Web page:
Regan Smith scored his first-ever Nationwide Series victory when he captured the Ford EcoBoost 300 at the Homestead-Miami Speedway on Saturday evening. The New York-state native ran with the leaders throughout and vaulted into the lead near the end to win the series finale.
Leading 24 laps, the victor drove the Hendrickcars.com Chevrolet fielded by JR Motorsports. And the race marked his first Nationwide event since 2007 and his first with the Earnhardt team, a tune-up of sorts for a full-time commitment with them in 2013.
I am pretty pumped up about driving for them next year.
“This (win) feels great,” the winner said. “Outside the championship winners, there aren’t too many leaving here happy. I was fortunate enough to hop into this car before the season was over. I have to thank Dale (Earnhardt) Jr., Kelley Earnhardt-Miller and Mr. H (Rick Hendrick) for letting me drive these things. And I am pretty pumped up about driving for them next year.
“Steve (Letarte) made some great pit calls and we got the car dialed in. Until that point, we didn’t have first run speed, so we needed to make adjustments to have the speed we needed. On old tires, I don’t think there was a car in the field that could compete with us. Our goal was to come down here and get information for next year. I don’t want to look past this win, but I think there were places that we can improve upon.”
Said Letarte, “The races are always fun when you have a fast car. We were fortunate enough to have Regan in the car when Dale was out, and we saw how much talent he had. I only called the race and voted on the set-up as the other team members did the work. They put a remarkable piece out there.”
According to Earnhardt, the team didn’t plan to race here until two weeks ago, seeking to get a head start on the upcoming season.
In the race, Kyle Busch was once again in the mix and after dominating the first half of the race and leading 84 laps, he dropped back for an extended period but recovered to finish second. He drove the Monster Energy Toyota.
“We had a superfast car earlier,” he said. “The first adjustment was okay and the next few weren’t so good, slowing us down. After the last pit stop, the car got better and I was running guys down. After the last pit stop, I restarted 10th and I put my head down and drove as hard as I could.”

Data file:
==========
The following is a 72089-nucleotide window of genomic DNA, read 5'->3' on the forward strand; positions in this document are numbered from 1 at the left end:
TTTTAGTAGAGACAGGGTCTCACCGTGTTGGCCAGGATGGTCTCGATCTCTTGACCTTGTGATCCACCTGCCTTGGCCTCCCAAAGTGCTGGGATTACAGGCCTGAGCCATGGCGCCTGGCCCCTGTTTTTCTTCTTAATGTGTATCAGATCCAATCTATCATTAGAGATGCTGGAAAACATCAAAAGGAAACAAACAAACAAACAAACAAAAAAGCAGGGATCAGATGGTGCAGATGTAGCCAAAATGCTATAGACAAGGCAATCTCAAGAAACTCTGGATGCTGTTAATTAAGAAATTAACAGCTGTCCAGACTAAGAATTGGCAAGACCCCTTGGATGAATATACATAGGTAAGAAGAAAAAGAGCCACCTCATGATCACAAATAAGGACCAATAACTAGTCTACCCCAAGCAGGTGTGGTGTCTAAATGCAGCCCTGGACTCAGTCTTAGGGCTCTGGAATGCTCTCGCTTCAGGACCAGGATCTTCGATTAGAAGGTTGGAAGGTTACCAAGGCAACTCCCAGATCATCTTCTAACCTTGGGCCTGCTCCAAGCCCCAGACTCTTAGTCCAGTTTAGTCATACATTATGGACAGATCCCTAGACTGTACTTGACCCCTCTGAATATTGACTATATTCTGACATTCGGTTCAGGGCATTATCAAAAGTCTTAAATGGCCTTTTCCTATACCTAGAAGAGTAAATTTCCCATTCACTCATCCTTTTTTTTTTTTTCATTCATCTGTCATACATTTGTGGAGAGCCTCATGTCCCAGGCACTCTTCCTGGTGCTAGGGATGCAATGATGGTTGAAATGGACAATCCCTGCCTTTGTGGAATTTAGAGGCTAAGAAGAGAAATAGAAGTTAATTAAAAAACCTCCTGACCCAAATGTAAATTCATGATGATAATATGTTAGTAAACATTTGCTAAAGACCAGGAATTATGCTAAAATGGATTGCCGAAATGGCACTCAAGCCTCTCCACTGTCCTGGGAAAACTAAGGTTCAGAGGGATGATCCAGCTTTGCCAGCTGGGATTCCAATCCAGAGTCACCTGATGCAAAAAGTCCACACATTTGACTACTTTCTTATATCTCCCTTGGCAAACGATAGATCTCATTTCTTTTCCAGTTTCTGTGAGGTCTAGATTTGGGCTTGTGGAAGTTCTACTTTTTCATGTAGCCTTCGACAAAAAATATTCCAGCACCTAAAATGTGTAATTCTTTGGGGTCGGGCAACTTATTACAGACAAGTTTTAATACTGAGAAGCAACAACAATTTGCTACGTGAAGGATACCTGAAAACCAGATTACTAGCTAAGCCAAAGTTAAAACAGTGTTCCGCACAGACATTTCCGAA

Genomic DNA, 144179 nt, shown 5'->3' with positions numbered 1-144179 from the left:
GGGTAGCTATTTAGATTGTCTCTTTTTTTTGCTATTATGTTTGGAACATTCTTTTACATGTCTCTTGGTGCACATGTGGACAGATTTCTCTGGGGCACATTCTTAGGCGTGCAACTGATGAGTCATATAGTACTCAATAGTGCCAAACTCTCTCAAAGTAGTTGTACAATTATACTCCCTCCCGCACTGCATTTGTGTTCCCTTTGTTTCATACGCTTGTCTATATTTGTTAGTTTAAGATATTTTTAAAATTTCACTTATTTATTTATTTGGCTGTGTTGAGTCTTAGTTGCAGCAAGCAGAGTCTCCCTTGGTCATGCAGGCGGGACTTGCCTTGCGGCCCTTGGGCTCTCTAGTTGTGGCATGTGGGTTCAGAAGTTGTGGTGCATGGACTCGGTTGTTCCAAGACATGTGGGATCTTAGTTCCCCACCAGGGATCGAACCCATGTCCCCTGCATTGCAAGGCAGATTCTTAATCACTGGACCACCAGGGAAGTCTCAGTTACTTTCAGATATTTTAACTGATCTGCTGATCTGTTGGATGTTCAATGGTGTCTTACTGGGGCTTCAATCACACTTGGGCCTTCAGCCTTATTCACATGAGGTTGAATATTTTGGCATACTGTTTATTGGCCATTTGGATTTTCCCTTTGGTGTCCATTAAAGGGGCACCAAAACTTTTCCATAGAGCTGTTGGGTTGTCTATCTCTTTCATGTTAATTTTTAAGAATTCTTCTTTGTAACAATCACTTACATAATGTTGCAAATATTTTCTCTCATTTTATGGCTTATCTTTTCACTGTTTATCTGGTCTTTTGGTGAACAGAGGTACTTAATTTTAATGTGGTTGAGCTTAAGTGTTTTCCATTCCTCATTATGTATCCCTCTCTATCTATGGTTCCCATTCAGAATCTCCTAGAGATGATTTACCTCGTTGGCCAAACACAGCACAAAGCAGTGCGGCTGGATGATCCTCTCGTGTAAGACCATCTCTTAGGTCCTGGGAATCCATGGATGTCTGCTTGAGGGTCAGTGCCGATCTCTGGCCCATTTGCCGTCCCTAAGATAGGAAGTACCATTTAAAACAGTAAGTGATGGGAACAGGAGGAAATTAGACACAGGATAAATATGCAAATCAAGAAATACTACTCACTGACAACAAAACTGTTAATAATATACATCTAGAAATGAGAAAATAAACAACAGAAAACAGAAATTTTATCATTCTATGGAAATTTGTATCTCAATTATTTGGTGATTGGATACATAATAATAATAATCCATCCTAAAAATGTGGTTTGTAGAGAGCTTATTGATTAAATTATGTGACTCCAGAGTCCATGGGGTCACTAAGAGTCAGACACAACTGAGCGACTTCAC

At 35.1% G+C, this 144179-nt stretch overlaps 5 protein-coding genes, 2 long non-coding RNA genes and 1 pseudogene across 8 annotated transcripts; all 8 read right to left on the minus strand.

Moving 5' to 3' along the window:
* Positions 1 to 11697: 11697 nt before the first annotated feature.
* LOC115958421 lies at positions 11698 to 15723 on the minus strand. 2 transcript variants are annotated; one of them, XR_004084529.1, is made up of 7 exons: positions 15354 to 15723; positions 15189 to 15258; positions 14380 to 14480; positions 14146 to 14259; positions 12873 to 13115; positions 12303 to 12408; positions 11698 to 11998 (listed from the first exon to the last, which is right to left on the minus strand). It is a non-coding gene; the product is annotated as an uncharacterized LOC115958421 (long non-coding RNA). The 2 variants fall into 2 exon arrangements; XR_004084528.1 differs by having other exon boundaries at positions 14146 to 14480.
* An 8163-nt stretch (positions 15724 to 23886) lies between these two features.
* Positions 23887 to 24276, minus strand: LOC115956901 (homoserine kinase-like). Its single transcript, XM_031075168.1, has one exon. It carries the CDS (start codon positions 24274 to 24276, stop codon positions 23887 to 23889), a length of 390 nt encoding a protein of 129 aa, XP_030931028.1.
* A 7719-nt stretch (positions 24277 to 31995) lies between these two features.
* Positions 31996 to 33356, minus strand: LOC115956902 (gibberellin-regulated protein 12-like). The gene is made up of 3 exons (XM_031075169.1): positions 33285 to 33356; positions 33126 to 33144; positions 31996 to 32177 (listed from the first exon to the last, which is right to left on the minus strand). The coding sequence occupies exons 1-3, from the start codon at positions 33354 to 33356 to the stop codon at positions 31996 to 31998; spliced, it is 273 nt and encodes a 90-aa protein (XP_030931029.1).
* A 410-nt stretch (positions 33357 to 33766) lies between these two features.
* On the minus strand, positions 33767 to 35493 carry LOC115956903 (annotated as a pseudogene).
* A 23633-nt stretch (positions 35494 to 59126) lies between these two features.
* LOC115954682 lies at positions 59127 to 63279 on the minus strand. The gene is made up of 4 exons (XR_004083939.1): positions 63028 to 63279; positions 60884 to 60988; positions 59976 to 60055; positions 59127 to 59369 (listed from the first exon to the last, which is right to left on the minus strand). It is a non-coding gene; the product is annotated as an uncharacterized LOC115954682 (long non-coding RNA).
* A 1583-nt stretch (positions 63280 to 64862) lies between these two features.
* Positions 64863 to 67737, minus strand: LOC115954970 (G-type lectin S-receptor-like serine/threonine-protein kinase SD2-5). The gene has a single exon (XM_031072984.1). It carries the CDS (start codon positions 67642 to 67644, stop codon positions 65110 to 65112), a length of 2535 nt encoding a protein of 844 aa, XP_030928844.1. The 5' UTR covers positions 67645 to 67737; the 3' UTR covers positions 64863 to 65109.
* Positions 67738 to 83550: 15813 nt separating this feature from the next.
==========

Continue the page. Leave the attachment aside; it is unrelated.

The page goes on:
Regarding his somewhat dismal season without any wins, Busch stated, “Tonight I found another way to lose a race. To see Regan (Smith) win in his first night out is good but for me this season, I tossed away more races than I have had in my whole career. I seem to be able to get lots of seconds and thirds but no wins. I think it is pretty well documented that this has been the worst year of my career bar none. It is a huge disappointment. I could have won three races in recent weeks but I didn’t do it.”
Said the glib driver, “We were fast all night, and my team gave me a Chevrolet that could run up there. That’s been the story of my season with Richard Childress Racing to prove that I can run up there, and tonight was not an exception. At the end, I got a great run on the outside and our Chevrolet went to the front and caught Kyle Busch, which is not easy to do. But I tried too hard with two to go and put the Chevrolet into the wall trying to get one more spot.”
Gaughan said at one point he got involved with the three drivers battling for the championship, so he backed off to the dismay of his crew chief.
Sam Hornish Jr. finished fourth in a Dodge.
Championship contender Austin Dillon ended up fifth, also in a Chevrolet.
Ricky Stenhouse Jr. brought his Ford home in sixth place and in doing so, he became the sixth driver to win consecutive Nationwide Series championships. The Mississippi native needed to finish 16th or better to secure the coveted crown.
For the race finish, Brian Scott finished seventh, Ryan Blaney eighth, Sadler ninth and Cole Whitt 10th.
Danica Patrick raced to a 13th place finish and she ended up 10th in points, becoming the first female in NASCAR racing to achieve a top-10 outcome.
Five caution flags slowed the race for 24 laps. Each incident was relatively minor in nature, except for Johanna Long’s head-first thrust into a wall.